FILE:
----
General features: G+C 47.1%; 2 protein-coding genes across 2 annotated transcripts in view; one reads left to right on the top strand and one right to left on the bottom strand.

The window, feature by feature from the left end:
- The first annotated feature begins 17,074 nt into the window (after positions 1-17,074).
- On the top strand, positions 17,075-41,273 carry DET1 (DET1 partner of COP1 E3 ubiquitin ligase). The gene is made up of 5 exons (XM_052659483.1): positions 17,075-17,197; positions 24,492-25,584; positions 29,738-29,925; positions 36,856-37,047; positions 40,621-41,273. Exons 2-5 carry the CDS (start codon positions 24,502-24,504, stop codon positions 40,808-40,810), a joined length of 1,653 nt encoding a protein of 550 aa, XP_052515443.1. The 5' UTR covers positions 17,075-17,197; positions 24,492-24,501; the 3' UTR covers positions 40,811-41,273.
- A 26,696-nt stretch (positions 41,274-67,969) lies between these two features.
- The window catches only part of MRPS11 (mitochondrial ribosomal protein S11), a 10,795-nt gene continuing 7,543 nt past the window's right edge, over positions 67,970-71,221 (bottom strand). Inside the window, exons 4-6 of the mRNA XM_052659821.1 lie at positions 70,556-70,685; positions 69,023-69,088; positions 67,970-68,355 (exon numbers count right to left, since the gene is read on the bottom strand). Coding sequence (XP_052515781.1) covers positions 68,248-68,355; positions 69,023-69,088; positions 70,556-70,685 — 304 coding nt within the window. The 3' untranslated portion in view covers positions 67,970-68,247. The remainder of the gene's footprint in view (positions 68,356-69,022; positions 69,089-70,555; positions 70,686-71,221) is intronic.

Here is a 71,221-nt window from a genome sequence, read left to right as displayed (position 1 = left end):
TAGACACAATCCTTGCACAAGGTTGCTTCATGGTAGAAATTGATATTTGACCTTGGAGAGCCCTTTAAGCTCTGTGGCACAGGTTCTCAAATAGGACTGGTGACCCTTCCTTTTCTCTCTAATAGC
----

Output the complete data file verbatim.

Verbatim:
General features: G+C 47.1%; 2 protein-coding genes across 2 annotated transcripts in view; one reads left to right on the top strand and one right to left on the bottom strand.

The window, feature by feature from the left end:
- The first annotated feature begins 17,074 nt into the window (after positions 1-17,074).
- On the top strand, positions 17,075-41,273 carry DET1 (DET1 partner of COP1 E3 ubiquitin ligase). The gene is made up of 5 exons (XM_052659483.1): positions 17,075-17,197; positions 24,492-25,584; positions 29,738-29,925; positions 36,856-37,047; positions 40,621-41,273. Exons 2-5 carry the CDS (start codon positions 24,502-24,504, stop codon positions 40,808-40,810), a joined length of 1,653 nt encoding a protein of 550 aa, XP_052515443.1. The 5' UTR covers positions 17,075-17,197; positions 24,492-24,501; the 3' UTR covers positions 40,811-41,273.
- A 26,696-nt stretch (positions 41,274-67,969) lies between these two features.
- The window catches only part of MRPS11 (mitochondrial ribosomal protein S11), a 10,795-nt gene continuing 7,543 nt past the window's right edge, over positions 67,970-71,221 (bottom strand). Inside the window, exons 4-6 of the mRNA XM_052659821.1 lie at positions 70,556-70,685; positions 69,023-69,088; positions 67,970-68,355 (exon numbers count right to left, since the gene is read on the bottom strand). Coding sequence (XP_052515781.1) covers positions 68,248-68,355; positions 69,023-69,088; positions 70,556-70,685 — 304 coding nt within the window. The 3' untranslated portion in view covers positions 67,970-68,247. The remainder of the gene's footprint in view (positions 68,356-69,022; positions 69,089-70,555; positions 70,686-71,221) is intronic.

Here is a 71,221-nt window from a genome sequence, read left to right as displayed (position 1 = left end):
TAGACACAATCCTTGCACAAGGTTGCTTCATGGTAGAAATTGATATTTGACCTTGGAGAGCCCTTTAAGCTCTGTGGCACAGGTTCTCAAATAGGACTGGTGACCCTTCCTTTTCTCTCTAATAGC